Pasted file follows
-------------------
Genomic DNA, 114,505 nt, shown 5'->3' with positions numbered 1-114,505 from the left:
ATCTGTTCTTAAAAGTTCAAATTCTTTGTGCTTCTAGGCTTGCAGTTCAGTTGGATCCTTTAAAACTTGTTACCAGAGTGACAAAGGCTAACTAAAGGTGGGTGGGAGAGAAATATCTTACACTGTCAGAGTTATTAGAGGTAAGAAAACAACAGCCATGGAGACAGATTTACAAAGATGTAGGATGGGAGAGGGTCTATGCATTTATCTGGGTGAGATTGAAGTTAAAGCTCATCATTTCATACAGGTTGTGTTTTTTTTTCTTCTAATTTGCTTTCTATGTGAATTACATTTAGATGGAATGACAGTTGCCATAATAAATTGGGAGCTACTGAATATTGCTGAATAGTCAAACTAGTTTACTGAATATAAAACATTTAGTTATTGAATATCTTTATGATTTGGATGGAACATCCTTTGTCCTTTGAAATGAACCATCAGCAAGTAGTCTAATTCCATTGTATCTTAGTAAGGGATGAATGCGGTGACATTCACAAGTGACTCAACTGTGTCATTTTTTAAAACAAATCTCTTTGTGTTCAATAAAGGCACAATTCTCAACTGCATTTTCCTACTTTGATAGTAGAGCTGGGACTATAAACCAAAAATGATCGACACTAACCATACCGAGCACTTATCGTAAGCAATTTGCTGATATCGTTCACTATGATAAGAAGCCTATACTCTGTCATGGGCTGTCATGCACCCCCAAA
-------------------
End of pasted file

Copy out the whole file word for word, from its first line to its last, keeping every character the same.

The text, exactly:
Genomic DNA, 114,505 nt, shown 5'->3' with positions numbered 1-114,505 from the left:
ATCTGTTCTTAAAAGTTCAAATTCTTTGTGCTTCTAGGCTTGCAGTTCAGTTGGATCCTTTAAAACTTGTTACCAGAGTGACAAAGGCTAACTAAAGGTGGGTGGGAGAGAAATATCTTACACTGTCAGAGTTATTAGAGGTAAGAAAACAACAGCCATGGAGACAGATTTACAAAGATGTAGGATGGGAGAGGGTCTATGCATTTATCTGGGTGAGATTGAAGTTAAAGCTCATCATTTCATACAGGTTGTGTTTTTTTTTCTTCTAATTTGCTTTCTATGTGAATTACATTTAGATGGAATGACAGTTGCCATAATAAATTGGGAGCTACTGAATATTGCTGAATAGTCAAACTAGTTTACTGAATATAAAACATTTAGTTATTGAATATCTTTATGATTTGGATGGAACATCCTTTGTCCTTTGAAATGAACCATCAGCAAGTAGTCTAATTCCATTGTATCTTAGTAAGGGATGAATGCGGTGACATTCACAAGTGACTCAACTGTGTCATTTTTTAAAACAAATCTCTTTGTGTTCAATAAAGGCACAATTCTCAACTGCATTTTCCTACTTTGATAGTAGAGCTGGGACTATAAACCAAAAATGATCGACACTAACCATACCGAGCACTTATCGTAAGCAATTTGCTGATATCGTTCACTATGATAAGAAGCCTATACTCTGTCATGGGCTGTCATGCACCCCCAAA